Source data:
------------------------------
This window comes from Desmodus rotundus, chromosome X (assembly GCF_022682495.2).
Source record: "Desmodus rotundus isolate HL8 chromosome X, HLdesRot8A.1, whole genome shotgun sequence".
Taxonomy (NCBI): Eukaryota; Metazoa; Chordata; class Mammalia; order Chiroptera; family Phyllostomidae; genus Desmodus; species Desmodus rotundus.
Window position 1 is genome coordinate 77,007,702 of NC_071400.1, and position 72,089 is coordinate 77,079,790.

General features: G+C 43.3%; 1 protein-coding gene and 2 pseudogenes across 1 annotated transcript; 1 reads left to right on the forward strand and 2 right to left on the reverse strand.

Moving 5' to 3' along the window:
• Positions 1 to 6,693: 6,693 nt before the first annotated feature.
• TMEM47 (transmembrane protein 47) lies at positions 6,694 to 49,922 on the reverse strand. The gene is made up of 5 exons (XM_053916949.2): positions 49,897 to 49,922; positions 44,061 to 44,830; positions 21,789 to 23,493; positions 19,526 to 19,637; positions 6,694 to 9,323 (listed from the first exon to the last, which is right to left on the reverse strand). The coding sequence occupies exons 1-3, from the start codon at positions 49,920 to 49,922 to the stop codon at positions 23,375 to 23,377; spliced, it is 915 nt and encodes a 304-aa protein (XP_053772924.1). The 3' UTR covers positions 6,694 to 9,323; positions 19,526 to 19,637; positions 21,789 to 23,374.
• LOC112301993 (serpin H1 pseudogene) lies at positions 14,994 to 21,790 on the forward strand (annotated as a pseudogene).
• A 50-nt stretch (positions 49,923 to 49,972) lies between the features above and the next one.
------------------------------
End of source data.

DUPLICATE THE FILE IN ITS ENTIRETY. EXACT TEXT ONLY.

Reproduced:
This window comes from Desmodus rotundus, chromosome X (assembly GCF_022682495.2).
Source record: "Desmodus rotundus isolate HL8 chromosome X, HLdesRot8A.1, whole genome shotgun sequence".
Taxonomy (NCBI): Eukaryota; Metazoa; Chordata; class Mammalia; order Chiroptera; family Phyllostomidae; genus Desmodus; species Desmodus rotundus.
Window position 1 is genome coordinate 77,007,702 of NC_071400.1, and position 72,089 is coordinate 77,079,790.

General features: G+C 43.3%; 1 protein-coding gene and 2 pseudogenes across 1 annotated transcript; 1 reads left to right on the forward strand and 2 right to left on the reverse strand.

Moving 5' to 3' along the window:
• Positions 1 to 6,693: 6,693 nt before the first annotated feature.
• TMEM47 (transmembrane protein 47) lies at positions 6,694 to 49,922 on the reverse strand. The gene is made up of 5 exons (XM_053916949.2): positions 49,897 to 49,922; positions 44,061 to 44,830; positions 21,789 to 23,493; positions 19,526 to 19,637; positions 6,694 to 9,323 (listed from the first exon to the last, which is right to left on the reverse strand). The coding sequence occupies exons 1-3, from the start codon at positions 49,920 to 49,922 to the stop codon at positions 23,375 to 23,377; spliced, it is 915 nt and encodes a 304-aa protein (XP_053772924.1). The 3' UTR covers positions 6,694 to 9,323; positions 19,526 to 19,637; positions 21,789 to 23,374.
• LOC112301993 (serpin H1 pseudogene) lies at positions 14,994 to 21,790 on the forward strand (annotated as a pseudogene).
• A 50-nt stretch (positions 49,923 to 49,972) lies between the features above and the next one.